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How Encouraging Rough Draft Thinking in Math Class Highlights the Strengths of All Students

This is the first article in a two-part series about rough draft math, a concept that applies a process from language arts — creating, discussing and revising rough drafts — to math classrooms. In this Q&A, Amanda Jansen, a University of Delaware math education researcher, discusses how framing math as a shared exploration, rather than a set of right or wrong steps, enables more students to develop math competence and confidence. Jansen is the author of Rough Draft Math: Revising to Learn, published this year by Stenhouse. In part two, learn some strategies for how to foster rough draft talk and how to structure revisions in math classrooms.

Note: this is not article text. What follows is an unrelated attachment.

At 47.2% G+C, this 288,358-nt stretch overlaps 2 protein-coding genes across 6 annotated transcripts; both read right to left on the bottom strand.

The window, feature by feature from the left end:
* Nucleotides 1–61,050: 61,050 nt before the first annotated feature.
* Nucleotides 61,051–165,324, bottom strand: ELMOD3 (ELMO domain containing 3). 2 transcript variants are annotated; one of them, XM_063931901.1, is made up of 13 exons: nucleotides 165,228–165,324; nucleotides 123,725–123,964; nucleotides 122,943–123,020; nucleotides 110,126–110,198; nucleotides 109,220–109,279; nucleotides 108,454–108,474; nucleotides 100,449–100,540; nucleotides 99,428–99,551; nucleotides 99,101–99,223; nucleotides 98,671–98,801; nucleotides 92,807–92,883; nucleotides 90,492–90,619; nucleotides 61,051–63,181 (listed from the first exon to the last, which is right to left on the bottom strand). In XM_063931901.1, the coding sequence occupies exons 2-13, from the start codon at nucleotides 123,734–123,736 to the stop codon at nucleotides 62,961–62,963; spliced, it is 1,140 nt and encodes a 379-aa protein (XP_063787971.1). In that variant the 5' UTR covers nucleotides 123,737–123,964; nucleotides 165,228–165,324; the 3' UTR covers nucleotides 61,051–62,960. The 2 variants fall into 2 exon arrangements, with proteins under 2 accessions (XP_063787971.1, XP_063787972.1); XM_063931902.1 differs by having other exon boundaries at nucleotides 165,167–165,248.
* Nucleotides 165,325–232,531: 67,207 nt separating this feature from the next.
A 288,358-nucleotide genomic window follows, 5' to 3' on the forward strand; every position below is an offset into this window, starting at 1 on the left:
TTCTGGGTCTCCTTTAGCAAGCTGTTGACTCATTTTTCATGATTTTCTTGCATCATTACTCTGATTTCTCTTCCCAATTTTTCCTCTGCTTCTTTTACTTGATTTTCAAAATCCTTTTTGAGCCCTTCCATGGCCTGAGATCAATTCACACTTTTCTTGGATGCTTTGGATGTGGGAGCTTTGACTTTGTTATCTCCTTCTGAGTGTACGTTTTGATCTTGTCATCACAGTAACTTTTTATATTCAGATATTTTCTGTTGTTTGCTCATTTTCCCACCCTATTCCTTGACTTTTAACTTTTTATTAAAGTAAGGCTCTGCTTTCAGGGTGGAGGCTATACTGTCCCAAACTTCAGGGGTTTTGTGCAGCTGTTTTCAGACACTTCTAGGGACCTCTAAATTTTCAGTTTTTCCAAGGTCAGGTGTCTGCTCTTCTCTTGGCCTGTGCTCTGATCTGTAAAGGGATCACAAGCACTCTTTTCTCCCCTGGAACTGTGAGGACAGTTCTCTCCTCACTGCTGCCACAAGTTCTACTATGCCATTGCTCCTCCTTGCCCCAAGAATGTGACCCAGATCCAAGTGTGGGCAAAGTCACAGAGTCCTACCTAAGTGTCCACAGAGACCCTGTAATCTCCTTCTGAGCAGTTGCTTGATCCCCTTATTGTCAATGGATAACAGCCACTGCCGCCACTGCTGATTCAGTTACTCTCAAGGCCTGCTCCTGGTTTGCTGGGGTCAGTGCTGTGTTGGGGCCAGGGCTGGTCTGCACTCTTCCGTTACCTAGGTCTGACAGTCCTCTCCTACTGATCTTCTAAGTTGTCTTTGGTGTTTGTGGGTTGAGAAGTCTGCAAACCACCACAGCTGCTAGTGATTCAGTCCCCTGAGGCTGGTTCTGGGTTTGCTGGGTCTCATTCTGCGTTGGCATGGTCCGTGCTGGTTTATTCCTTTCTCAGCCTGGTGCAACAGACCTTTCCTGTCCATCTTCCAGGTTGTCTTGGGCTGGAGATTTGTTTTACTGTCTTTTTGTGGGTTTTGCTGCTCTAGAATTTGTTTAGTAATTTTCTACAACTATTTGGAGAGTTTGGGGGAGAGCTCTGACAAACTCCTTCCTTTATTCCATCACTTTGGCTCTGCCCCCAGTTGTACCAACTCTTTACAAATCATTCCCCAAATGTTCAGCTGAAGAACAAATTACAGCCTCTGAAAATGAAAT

You wrote that it is your dream for mathematics classrooms to shift from places of performance to places of exploration. What does that mean?

Jansen: When I think about math class being a place for performance, I think about the experiences that we may have had when we’re asked to talk about our thinking and we find it as if we’re being judged. “Correct.” “Not correct.” And it’s in public, in front of everyone. It’s more of an evaluation space in that moment. Instead, discussions can be a place where we’re all learning together from what anyone shares. If we shift our role as a teacher from an evaluator to more of someone that’s making sense out of ideas along with people, that’s a very different way of interacting. And the job of a student in the classroom is different. I’m going to explore with you. I’m going to share that idea. I’m not sure about it. And it’s OK. And there’s going to be something that we can learn from anyone’s idea

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